1. pliers with narrow tip
2. wire cutters with narrow-point blades that can cut wire close to line tie post
3. jig with some space between line tie eye and lead
4. 28g plastic coated wire found in craft stores for flower arrangements or maybe found in hardware stores. Too thick or too thin doesn't as work well on jigs 1/16 oz or heavier. One spool of wire will last a lifetime for hundreds of jigs and coated wire won't corrode.
1. line up wire to line tie post so that the end reaches just beyond the hook point. Note arrow:
2. wrap wire once around post
3. Cut wire as close as possible - one side only - and use pliers to further press the clipped end tight to the post
4. Shape the remaining wire into an L at the point shown:
If the wire width is too long for the lure's width, cut the wire shorter such that it is close to the lure's thickness.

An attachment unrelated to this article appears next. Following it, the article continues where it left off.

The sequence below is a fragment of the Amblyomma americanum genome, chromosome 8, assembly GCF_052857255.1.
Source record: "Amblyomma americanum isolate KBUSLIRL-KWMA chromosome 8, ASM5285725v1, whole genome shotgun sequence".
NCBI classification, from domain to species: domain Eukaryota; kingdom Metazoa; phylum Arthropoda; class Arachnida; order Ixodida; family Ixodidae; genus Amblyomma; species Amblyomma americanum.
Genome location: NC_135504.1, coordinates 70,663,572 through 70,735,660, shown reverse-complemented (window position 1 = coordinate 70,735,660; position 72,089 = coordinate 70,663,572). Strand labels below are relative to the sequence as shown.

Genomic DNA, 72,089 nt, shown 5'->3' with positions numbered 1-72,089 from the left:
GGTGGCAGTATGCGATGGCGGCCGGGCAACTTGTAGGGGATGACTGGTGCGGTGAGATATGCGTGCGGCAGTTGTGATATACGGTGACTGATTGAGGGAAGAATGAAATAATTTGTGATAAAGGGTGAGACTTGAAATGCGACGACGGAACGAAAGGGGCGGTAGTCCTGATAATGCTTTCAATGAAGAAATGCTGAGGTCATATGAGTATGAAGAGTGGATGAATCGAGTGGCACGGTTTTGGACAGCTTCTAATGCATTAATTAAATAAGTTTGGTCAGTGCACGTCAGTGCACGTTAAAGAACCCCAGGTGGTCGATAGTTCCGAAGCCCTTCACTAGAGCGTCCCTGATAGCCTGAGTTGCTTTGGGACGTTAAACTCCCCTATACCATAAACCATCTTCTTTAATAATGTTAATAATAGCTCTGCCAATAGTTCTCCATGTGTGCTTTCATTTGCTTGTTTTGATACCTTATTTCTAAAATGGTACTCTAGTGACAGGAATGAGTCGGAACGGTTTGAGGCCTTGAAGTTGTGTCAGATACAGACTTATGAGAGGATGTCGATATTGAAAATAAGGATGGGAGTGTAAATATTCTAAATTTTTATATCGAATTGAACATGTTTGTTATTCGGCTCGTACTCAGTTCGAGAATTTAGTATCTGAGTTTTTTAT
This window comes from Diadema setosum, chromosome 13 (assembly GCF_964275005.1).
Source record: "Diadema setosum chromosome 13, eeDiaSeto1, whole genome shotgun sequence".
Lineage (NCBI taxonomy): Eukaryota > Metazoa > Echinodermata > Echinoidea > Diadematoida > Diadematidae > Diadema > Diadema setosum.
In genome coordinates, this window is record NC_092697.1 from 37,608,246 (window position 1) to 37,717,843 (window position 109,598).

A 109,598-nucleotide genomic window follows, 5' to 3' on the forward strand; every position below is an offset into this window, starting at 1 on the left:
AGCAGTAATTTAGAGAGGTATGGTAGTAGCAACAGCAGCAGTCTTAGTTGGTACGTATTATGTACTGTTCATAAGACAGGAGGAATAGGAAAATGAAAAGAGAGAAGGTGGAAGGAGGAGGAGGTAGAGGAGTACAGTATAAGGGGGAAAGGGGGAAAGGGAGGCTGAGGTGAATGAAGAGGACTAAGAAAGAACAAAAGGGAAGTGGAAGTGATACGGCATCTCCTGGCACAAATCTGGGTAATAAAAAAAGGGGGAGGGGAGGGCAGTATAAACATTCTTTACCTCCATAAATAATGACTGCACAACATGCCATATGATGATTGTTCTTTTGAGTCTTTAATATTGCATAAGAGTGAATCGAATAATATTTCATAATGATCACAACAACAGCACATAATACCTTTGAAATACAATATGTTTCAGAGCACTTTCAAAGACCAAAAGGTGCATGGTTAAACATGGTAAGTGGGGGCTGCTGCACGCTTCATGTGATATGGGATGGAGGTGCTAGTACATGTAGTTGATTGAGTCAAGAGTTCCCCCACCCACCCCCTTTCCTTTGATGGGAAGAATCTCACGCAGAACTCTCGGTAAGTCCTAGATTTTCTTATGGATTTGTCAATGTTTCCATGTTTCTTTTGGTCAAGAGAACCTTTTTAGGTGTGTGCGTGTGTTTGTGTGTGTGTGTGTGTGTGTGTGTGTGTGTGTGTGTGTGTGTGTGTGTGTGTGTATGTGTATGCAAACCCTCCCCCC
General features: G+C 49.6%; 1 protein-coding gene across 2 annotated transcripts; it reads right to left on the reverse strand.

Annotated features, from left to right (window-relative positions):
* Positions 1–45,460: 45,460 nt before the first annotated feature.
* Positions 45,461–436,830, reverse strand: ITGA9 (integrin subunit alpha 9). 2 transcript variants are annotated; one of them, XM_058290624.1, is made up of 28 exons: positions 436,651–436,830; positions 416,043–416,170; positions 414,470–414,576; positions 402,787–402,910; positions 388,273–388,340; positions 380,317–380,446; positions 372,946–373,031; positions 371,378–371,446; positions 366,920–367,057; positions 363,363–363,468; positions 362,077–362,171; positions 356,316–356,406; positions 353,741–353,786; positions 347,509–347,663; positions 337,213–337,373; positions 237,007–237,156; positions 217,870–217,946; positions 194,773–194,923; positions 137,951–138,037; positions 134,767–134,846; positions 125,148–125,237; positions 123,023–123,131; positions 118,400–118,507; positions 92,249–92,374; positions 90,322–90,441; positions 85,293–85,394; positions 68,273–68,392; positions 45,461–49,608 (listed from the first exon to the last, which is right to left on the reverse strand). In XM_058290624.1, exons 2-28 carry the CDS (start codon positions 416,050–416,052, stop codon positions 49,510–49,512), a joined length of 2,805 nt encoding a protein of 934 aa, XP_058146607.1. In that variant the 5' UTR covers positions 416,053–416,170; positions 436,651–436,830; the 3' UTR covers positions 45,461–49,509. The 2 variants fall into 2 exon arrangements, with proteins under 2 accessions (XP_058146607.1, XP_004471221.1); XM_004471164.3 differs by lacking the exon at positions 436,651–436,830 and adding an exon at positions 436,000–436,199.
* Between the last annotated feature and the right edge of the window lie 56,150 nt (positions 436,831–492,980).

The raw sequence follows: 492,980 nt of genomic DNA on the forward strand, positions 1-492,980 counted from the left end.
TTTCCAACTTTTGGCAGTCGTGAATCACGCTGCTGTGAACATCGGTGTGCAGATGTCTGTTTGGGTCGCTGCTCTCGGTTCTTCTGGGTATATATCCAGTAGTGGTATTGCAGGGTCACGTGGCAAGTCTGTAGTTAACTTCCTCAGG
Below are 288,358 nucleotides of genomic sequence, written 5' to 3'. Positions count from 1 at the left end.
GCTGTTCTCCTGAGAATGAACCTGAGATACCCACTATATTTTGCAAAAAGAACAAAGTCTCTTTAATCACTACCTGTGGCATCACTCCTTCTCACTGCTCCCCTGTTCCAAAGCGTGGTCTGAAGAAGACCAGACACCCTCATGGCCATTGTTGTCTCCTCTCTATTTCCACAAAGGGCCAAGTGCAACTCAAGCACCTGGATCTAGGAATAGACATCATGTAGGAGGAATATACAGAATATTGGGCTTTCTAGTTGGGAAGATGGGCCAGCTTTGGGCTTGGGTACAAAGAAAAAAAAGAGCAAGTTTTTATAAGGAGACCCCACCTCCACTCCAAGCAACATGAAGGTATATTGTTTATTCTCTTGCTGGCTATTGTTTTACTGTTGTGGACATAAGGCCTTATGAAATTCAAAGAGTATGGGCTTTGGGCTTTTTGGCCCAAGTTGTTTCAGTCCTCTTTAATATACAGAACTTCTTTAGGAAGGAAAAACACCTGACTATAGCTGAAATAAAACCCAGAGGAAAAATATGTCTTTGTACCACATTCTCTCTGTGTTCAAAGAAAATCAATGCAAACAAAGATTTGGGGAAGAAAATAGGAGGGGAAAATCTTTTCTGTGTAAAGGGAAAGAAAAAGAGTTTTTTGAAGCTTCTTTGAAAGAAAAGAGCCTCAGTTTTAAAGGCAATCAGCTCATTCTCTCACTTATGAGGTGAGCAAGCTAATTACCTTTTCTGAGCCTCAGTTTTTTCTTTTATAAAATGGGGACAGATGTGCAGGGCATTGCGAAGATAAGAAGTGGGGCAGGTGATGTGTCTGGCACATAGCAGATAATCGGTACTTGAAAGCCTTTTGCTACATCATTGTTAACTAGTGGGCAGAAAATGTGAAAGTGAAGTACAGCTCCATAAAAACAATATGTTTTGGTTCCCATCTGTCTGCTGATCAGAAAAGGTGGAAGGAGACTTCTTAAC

As you can see, the wire can be installed on jigs as light as 1/32 oz or any weight, though you can use a finer gauge wire for 1/32 or less ounce jigs.
Some may think the wire a distraction from the lure, but believe me it isn't and allows more time fishing than having to reposition the soft plastic back up the hook for every cast!
Note that I use no-collar jig heads because of less damage done to lures, but if the jig comes with one, I cut it off as close to the lead head as possible. There is no need for collar barbs with the wire lock added, though the wire will still work with them in place.
I also use the L wire for holding plastic trailers in place on skirted bass jigs.